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Tracey Thorn on Judging the Baileys Prize

7th June 2016 - Tracey Thorn

Tracey Thorn was a singer and songwriter with Everything But the Girl from 1982-2000. At that point she semi-retired from the music business to bring up her children. She has since recorded three solo albums, Out of the Woods, Love and Its Opposite and Tinsel and Lights, and published her autobiography, Bedsit Disco Queen. She lives in London with her husband Ben Watt and their three children.

Below, exclusively for Foyles, Tracey writes about her experience of judging the Baileys Womens Prize for Fiction, re-learning how to concentrate and the difficulty of letting a book go. The six-strong shortlist was announced recently and the winner will be declared on 8th June.


Below: Tracey and fellow judges, Margaret Mountford, Laurie Penny, Elif Shafak and Naga Munchetty.





On Judging the Baileys Prize

Judging the Baileys Prize has been a fantastic experience. I came to it eager but terrified, full of wide-eyed enthusiasm tempered by the fear that I wouldn’t be sure which books to choose, wouldn’t trust my own judgement. I was wrong about that. The very intensity of the process nourished my confidence, and also reminded me how to read. Like many people, I’d got into the habit of taking novels to bed, leafing drowsily through a few pages per night, losing the thread, flicking back each night for reminders. It’s no way to pay attention to a book. They deserve better. I made a rule to do all my Baileys reading in the daytime, and gradually I re-learned  how to concentrate, and from that I came to recognise what I was looking for in a book. Which amounted, in simple terms, to some kind of energy - not necessarily in the sense of plot, or action, or noisiness - but an intensity of purpose, the feeling that a book was alive. And that intensity could be found in wildly differing books, from the quietly minimalist My Name is Lucy Barton, through the earthily poetic The Glorious Heresies, to the epically heartfelt A Little Life, all of which were longlisted .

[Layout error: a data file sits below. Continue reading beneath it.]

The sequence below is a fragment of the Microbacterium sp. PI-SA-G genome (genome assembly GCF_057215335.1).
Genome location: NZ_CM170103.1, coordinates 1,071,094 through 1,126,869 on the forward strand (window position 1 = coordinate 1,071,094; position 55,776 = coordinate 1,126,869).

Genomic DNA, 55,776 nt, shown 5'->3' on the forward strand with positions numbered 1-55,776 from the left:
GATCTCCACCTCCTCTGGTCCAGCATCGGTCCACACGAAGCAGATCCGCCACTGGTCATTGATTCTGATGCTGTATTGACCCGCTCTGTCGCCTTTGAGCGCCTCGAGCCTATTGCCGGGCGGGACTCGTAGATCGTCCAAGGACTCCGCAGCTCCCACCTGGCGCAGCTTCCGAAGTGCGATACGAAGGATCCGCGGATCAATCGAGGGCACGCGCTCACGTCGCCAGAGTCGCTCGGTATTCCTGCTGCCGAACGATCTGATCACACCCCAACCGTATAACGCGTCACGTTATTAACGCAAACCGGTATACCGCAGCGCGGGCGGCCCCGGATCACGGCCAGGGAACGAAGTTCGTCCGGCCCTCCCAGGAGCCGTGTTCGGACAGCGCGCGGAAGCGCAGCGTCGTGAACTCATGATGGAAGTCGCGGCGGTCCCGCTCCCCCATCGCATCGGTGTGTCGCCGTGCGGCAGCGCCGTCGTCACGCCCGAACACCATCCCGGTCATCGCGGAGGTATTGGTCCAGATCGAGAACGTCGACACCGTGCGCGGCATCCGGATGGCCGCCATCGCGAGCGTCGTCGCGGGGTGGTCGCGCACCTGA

So the actual reading was easy - what was hard was having to let a book go. I still haven’t quite recovered from the shocking experience of loving one book so much I thought it might win, and then being unable to persuade my fellow judges that it even belonged on the longlist. To counter that I had the opposite and delightful experience of hearing fellow judges articulately explain why they had loved a book I hadn’t rated, and then seeing it afresh, through different eyes. I learned to recognise my own style of reading, my own inevitable preferences, my blind spots.


This push and pull between the judges - the respectful listening to each other, the opposing passions - made our meetings argumentative, but surprising and fun. I understand that it’s not always like this; people who’ve judged other prizes tell me horror stories of hostility and intransigence, of domineering characters who take over the process, and an eventual glum compromise that pleases no-one.


We had none of that, we just had differing tastes. And so we had to make a decision, at both longlist and shortlist - did we aim for consensus, or try to reflect the variety of our opinions? What we most wanted to avoid was a list of books that none of us much minded - novels we all felt were sort of fine, which no-one either loved or hated. Instead, we opted for passion. Every book here has inspired real love in some of us, along with the agreement and understanding of the rest of the panel. Each of us is thrilled by something on the list, and we’re all thrilled that the list so vividly represents the five of us.


Now all we have to do is agree on a winner. 



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